Five existing lines on the London Underground will also see PSDs over the coming years as part of the Deep Tube Upgrade Programme.
Clear benefits of platform screen doors
There is no question that platform screen doors have an immensely positive impact on service reliability and safety.
According to a case study, after the installation of platform screen doors on the MTR, “death and injuries due to suicides and accidental falls onto the track fell by 75% across the system and the service disruptions from such incidents fell by 69.4%.”
Currently, passengers are protected by SkyTrain’s platform and guideway intrusion systems, which is designed to detect foreign objects entering into the tracks from the platform level.
On the older Expo Line, metal plates on the tracks at the platforms act as track intrusion pressure sensors and are set to such a low tolerance that even objects as light as pop cans and newspapers will send the system to an immediate grinding halt.
The detection systems on the newer Millennium Line and Canada Line are more high-tech as they use an array of lasers and infrared sensors to detect intrusions.
As SkyTrain is a completely driverless train, these systems are key for operating and maintaining a safe system. Unfortunately, with this additional layer of safety unlike many other train systems, this also means many false alarms are frequent.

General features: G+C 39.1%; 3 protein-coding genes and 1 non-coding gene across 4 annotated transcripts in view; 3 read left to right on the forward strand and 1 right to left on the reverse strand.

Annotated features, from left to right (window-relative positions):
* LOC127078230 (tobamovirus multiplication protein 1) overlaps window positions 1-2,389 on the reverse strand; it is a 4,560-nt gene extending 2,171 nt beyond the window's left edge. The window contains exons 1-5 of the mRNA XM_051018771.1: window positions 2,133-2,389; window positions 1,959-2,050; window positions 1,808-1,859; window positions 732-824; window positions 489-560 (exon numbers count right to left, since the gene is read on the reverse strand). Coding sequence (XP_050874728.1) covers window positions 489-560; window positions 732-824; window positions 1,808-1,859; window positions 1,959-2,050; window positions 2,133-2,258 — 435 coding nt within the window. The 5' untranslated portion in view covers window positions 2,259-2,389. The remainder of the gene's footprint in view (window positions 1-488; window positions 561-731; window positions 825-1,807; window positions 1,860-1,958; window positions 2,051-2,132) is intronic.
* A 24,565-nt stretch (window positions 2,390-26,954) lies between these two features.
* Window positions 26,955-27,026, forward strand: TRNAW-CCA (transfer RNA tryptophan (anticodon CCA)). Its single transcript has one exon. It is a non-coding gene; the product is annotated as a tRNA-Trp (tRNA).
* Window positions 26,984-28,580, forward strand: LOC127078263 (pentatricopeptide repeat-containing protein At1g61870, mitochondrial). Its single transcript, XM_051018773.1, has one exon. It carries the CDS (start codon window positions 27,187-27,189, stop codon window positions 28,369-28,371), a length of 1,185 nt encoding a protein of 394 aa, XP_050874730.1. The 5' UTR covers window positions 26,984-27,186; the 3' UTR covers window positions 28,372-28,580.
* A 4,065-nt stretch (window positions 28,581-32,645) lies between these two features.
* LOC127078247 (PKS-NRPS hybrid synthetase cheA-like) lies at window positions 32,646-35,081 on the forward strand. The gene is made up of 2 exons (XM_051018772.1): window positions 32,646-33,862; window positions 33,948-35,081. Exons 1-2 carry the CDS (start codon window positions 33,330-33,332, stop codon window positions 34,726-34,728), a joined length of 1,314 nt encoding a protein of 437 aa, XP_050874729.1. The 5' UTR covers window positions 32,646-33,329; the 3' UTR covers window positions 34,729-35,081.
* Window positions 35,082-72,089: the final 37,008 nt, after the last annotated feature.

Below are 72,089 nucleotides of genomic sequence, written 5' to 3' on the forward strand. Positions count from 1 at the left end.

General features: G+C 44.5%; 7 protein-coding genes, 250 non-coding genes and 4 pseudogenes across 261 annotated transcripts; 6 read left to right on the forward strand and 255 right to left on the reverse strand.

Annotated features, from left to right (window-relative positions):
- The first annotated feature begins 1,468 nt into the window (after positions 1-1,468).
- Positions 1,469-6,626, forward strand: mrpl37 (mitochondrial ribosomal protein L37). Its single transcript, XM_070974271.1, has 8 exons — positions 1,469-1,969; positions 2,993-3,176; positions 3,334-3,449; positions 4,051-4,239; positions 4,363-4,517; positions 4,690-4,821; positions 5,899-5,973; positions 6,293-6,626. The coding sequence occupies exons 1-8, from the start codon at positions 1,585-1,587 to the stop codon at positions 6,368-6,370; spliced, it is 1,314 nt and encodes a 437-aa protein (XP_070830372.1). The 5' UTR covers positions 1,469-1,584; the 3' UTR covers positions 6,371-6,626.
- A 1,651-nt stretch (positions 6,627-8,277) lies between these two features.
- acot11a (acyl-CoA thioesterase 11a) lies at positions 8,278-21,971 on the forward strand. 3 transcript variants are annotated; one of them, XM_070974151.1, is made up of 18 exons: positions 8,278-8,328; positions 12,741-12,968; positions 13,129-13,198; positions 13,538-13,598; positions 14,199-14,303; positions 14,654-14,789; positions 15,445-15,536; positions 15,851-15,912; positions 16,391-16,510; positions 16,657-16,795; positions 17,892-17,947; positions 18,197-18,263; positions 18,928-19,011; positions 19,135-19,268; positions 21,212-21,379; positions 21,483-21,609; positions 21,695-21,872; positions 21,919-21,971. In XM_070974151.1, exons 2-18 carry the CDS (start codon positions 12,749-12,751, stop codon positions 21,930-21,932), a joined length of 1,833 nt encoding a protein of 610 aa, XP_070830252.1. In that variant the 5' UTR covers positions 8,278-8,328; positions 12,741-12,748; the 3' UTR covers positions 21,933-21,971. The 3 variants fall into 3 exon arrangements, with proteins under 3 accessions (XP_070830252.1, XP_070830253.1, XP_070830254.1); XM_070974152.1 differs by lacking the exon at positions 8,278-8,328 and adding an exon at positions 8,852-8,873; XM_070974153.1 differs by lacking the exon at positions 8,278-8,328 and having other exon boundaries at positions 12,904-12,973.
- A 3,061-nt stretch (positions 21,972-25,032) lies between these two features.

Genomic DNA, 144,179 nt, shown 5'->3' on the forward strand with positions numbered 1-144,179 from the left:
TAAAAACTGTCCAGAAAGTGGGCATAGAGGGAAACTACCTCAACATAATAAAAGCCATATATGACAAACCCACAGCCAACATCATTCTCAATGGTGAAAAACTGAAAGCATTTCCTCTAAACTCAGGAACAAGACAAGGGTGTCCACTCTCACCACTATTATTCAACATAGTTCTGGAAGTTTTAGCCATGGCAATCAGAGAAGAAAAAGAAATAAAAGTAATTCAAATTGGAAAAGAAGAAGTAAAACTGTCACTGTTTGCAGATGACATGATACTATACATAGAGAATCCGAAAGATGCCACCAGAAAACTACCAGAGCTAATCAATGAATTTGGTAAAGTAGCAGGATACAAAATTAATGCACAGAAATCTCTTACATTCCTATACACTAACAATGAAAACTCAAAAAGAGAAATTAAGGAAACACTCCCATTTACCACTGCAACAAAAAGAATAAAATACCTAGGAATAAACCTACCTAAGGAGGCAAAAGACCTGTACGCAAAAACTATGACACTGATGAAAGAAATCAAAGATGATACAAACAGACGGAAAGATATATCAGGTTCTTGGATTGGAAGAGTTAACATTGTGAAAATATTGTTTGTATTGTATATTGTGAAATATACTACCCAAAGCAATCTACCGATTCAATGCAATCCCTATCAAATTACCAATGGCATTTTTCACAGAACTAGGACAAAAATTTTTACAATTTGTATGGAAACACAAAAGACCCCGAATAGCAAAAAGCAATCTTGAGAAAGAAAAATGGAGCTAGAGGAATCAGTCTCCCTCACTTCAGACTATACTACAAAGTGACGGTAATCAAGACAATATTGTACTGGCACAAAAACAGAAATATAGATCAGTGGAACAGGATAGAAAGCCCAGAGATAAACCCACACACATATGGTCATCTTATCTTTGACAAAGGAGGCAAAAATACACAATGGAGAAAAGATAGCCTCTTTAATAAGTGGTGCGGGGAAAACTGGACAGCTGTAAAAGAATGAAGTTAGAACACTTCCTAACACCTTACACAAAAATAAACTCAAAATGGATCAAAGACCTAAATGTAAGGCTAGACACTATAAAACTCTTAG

Severe injuries to passengers aboard cars is also a possibility if the track intrusion system is triggered just as a train arrives into the platform – it activates the approaching train’s emergency brakes, causing it to come to an abrupt skidding stop. This was the case on June 21, 2010, when a pop can fell onto the tracks. The sudden train stop sent three elderly women to hospital.
In May 2010, there were 231 track intrusion incidents – an average of about eight frequent disruptions to SkyTrain service per day. Of this number, 80 were the result of garbage falling onto the tracks and another 10 from people jumping into the tracks to retrieve their belongings.
Depending on the severity of the situation (false alarms, fallen belongings or a fatal incident), such disruptions cause systemwide service delays that last anywhere from several minutes to over an hour. The vast majority of the delays are false alarms from belongings and other objects falling onto the tracks and triggering the sensors.